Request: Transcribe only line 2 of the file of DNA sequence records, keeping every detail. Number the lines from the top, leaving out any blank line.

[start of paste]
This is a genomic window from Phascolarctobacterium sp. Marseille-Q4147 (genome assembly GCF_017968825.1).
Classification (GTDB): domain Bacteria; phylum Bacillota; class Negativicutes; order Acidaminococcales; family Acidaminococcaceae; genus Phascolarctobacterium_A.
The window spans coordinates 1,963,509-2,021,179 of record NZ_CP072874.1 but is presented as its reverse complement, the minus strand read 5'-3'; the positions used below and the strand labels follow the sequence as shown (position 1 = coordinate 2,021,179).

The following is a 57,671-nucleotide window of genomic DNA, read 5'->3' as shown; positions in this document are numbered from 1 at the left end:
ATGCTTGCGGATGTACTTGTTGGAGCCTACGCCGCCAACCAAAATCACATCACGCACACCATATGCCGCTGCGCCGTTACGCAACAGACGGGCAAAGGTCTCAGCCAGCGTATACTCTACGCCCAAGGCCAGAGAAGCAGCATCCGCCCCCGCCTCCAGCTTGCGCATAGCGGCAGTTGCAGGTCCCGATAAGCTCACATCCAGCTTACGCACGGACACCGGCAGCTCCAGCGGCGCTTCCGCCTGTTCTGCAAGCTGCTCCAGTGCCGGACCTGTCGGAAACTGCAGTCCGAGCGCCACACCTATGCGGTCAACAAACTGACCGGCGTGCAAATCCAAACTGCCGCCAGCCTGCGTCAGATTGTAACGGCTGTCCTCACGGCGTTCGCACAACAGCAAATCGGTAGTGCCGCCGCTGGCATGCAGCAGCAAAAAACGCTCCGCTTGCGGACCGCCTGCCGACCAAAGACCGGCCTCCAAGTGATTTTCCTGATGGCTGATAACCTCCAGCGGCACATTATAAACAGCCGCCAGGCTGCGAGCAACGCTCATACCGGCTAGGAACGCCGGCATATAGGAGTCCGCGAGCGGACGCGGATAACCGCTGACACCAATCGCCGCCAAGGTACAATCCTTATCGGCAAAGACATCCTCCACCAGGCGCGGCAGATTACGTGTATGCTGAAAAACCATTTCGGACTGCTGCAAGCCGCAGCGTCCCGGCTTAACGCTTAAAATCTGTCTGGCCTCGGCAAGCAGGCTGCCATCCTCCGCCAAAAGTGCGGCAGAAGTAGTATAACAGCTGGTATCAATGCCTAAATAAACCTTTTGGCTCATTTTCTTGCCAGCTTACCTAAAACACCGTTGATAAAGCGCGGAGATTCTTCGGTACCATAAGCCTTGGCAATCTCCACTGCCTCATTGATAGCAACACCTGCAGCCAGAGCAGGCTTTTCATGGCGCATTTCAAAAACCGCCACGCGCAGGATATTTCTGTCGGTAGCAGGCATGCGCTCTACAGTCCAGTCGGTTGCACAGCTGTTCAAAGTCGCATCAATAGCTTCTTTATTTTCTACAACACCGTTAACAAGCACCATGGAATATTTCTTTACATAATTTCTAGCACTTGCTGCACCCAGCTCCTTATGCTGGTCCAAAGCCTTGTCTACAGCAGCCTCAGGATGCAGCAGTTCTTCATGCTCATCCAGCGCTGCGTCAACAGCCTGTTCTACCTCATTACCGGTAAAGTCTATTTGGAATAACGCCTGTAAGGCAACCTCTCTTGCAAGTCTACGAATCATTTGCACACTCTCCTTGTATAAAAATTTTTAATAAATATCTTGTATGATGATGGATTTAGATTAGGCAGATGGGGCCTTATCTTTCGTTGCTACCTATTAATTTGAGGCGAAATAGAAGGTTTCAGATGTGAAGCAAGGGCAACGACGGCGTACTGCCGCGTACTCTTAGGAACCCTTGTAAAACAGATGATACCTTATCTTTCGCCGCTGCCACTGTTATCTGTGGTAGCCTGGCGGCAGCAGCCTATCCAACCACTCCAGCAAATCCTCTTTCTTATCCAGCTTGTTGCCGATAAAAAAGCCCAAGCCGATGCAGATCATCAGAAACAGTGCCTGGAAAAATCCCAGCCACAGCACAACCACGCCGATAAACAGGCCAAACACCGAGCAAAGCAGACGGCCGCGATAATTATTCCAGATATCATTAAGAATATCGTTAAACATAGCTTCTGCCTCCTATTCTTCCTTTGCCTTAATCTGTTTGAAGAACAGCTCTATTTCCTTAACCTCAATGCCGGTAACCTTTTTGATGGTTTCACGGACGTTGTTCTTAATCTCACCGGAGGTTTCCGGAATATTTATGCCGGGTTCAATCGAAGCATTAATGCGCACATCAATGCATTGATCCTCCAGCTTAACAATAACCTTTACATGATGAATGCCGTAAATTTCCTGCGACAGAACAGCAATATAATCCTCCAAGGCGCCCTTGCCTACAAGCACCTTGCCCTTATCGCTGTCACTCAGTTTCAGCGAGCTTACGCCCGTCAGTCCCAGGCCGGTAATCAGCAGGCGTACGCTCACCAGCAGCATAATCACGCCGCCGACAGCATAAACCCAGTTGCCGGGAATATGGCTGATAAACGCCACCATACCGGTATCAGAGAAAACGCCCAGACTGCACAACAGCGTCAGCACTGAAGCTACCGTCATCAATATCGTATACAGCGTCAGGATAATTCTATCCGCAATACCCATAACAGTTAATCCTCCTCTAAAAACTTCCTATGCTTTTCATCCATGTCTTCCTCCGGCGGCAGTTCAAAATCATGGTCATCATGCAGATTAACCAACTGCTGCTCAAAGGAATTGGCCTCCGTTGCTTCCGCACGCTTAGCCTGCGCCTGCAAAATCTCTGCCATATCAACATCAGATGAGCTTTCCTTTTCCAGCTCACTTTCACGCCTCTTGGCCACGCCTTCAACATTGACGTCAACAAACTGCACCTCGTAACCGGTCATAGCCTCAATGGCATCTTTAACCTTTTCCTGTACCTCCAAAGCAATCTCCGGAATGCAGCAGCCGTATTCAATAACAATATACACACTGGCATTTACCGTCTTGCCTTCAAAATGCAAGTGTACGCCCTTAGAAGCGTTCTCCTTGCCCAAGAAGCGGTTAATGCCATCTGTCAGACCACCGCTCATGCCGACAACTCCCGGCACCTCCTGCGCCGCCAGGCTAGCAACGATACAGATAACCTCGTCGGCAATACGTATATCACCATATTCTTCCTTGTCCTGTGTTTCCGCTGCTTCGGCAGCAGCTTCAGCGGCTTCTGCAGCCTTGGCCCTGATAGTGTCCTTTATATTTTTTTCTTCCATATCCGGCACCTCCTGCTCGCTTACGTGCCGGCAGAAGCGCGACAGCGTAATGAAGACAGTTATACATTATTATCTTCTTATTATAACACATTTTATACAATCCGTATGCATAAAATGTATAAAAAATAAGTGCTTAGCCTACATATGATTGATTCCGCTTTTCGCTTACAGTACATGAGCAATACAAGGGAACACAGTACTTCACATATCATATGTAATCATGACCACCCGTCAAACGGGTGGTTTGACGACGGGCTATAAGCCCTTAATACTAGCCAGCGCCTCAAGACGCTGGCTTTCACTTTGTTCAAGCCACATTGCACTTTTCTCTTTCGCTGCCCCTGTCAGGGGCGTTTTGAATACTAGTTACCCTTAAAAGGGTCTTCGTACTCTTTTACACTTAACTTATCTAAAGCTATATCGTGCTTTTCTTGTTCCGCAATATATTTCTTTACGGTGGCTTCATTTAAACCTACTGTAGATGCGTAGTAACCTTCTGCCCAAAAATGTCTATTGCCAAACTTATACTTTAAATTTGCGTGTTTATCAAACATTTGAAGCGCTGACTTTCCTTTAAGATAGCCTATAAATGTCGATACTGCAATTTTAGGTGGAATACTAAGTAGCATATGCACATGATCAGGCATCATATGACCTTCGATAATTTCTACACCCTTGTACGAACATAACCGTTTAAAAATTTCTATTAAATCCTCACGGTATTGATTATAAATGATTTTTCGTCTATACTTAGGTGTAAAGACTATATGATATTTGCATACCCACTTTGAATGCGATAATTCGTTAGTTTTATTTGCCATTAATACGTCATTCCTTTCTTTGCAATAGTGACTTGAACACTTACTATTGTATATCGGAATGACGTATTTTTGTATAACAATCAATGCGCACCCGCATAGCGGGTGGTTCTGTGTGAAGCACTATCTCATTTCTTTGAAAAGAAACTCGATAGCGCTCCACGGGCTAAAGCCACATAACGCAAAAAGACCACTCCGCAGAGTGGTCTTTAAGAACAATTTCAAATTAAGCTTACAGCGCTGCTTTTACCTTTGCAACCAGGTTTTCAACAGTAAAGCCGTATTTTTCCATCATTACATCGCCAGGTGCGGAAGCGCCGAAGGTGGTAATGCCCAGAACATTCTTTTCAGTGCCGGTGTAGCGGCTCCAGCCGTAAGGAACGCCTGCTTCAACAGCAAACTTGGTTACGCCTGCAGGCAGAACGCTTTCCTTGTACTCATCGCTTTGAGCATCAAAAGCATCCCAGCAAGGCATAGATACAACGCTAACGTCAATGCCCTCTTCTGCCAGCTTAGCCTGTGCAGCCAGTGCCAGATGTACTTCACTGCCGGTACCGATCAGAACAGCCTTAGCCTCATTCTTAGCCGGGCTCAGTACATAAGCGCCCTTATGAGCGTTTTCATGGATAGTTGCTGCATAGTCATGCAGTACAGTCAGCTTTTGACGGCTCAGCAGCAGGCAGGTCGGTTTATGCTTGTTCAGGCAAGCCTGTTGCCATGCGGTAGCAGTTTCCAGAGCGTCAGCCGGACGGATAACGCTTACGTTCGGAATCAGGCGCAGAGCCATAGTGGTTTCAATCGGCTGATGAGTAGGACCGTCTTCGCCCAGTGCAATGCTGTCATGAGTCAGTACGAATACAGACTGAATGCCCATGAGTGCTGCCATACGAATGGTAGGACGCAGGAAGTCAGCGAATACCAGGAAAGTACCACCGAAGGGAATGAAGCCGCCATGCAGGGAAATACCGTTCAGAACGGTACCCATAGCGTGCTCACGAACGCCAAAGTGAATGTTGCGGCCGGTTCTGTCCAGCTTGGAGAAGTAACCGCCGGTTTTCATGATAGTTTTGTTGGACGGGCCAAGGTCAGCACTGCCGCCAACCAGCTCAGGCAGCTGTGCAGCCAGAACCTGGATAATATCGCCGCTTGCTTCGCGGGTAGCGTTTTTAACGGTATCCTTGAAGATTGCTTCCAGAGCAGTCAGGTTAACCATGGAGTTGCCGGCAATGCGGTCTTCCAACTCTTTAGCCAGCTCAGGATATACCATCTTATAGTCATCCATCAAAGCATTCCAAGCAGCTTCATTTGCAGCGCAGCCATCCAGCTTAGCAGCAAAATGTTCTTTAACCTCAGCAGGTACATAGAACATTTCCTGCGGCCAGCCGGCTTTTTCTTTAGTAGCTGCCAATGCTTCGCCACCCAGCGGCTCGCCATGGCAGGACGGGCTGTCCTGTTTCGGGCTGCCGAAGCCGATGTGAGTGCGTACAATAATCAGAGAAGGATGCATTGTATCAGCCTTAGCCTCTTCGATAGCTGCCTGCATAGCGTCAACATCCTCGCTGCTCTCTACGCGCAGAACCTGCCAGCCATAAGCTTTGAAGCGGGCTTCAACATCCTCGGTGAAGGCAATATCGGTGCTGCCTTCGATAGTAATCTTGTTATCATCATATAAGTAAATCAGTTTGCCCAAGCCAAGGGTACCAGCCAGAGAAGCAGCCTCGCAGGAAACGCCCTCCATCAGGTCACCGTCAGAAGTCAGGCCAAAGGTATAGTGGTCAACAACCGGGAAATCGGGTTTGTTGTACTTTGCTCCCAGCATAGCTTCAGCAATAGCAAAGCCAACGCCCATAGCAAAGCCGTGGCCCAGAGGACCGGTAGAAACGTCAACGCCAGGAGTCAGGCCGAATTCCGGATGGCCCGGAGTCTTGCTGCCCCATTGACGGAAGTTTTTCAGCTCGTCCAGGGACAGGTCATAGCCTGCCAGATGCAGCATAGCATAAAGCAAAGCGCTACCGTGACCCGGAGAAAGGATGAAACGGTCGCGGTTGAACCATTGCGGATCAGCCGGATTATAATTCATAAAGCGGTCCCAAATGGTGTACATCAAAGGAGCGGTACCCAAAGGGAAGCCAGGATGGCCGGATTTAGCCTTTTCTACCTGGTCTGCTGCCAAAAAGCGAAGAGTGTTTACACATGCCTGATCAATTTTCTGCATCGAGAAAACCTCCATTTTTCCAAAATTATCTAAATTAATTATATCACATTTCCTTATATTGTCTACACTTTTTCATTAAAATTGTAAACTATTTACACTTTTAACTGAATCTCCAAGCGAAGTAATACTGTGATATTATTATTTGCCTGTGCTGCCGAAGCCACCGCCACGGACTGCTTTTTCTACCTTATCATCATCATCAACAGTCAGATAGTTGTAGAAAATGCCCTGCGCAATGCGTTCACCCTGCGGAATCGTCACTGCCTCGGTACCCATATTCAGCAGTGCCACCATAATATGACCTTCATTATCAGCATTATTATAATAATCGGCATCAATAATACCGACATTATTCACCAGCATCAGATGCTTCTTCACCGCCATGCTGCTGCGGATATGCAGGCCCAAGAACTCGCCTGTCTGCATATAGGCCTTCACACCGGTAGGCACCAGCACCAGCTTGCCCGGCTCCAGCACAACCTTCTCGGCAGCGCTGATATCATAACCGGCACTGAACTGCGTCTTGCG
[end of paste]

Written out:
Classification (GTDB): domain Bacteria; phylum Bacillota; class Negativicutes; order Acidaminococcales; family Acidaminococcaceae; genus Phascolarctobacterium_A.